Perched atop cap Diamant, surveying the St. Lawrence River, Québec City is one of the landmarks of North American history.
Samuel de Champlain saw the potential of this natural citadel, and founded a fur-trading post here in 1608. As religious institutions and government buildings sprang up within the fortifications of the Upper Town, merchants and craftsmen settled in the Lower Town alongside the River. Québec City was a valuable prize sought after many times in the wars of the 17th and 18th centuries. When it finally fell to the English in 1759, New France became a British colony.
Québec City, the cradle of French civilization in North America, is today a busy seaport, an important centre of services and research, a cultural hot spot and, of course, the provincial capital. The remarkable parliament buildings (Hôtel du Parlement) are well worth a visit.
Inside the venerable old walls, visitors will find several fascinating museums, including the Musée de l'Amérique française, tucked away within the centuries-old walls of the Seminary, and two others telling the stories of the Ursuline and Augustine nuns. The Notre-Dame-de-Québec Basilica, with its rich art collection, features a superb sound and light show.
Make your way down to the Lower Town and you will come to Place-Royale, dating back to the earliest days of the colony. Despite their advanced age, this whole area and the adjacent Petit-Champlain quarter are very much alive and well, thank you, with an interpretation centre, art and craft boutiques, and many restaurants and bistros. Just next door, the Musée de la civilisation presents thematic exhibitions with a contemporary interactive approach. And while you're in the Old Port, why not hop aboard a cruise boat for a refreshingly different view of the city from a new vantage point?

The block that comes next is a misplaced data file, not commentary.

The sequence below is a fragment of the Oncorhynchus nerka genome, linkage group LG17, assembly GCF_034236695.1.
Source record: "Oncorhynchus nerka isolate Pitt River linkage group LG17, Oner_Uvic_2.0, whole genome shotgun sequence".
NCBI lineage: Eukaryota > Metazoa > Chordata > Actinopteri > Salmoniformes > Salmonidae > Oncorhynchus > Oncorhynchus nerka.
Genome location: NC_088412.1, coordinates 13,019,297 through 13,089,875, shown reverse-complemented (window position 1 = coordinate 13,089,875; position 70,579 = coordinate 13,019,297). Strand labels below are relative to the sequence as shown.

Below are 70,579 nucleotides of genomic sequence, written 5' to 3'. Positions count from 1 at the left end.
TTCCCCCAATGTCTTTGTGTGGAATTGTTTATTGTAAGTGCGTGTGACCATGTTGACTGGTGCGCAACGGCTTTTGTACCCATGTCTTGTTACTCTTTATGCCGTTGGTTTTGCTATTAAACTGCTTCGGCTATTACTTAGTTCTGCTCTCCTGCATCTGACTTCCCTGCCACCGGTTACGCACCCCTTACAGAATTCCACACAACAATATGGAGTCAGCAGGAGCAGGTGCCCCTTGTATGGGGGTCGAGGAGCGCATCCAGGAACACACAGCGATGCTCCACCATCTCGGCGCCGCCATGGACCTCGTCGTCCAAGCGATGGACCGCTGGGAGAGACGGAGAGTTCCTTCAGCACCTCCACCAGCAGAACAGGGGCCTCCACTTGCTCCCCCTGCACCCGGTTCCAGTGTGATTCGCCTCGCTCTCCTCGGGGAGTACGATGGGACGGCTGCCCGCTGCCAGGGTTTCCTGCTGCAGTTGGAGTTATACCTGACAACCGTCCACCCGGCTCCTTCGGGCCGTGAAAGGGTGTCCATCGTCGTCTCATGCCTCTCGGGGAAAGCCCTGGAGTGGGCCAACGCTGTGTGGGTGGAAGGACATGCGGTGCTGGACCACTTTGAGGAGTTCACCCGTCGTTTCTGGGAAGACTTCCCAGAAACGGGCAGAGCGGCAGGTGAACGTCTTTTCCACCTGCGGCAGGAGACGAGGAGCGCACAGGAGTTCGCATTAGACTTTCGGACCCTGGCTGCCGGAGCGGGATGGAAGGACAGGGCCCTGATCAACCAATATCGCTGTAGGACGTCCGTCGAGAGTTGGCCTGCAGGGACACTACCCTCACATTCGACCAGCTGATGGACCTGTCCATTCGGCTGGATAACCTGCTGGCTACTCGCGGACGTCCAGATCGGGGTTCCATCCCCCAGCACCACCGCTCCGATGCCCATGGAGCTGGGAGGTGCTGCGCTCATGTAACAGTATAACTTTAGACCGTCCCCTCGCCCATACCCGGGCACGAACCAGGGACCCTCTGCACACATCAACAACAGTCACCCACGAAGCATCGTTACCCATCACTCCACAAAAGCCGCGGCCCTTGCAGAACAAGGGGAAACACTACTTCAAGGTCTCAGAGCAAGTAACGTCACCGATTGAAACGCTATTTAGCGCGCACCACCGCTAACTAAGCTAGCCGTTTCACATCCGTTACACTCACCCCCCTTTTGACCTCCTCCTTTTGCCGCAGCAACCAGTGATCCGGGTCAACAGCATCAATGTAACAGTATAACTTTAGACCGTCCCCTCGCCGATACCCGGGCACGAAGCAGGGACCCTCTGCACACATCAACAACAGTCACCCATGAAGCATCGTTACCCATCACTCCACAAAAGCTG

If you decide instead to climb back up toward the Citadel dominating the city, you'll pass by the immortal Château Frontenac, with its medieval-looking gables and turrets. From there you will probably want to stroll the boardwalk of Terrasse Dufferin, with an incomparable view of the St. Lawrence. Keep walking and you'll come to the Plains of Abraham, also known as Battlefields Park. This vast green space wasn't always so peaceful: in fact, in 1759 it was the site of a clash between the French and British armies that marked a turning point in the history of North America. Here you will find the Musée du Québec, housing an important collection of Québec art and sometimes playing host to major international exhibitions.
For a change of scene, you can visit the Aquarium, close to the remarkable Québec Bridge, and the zoo, in Charlesbourg, two favourite spots with visitors both young and old.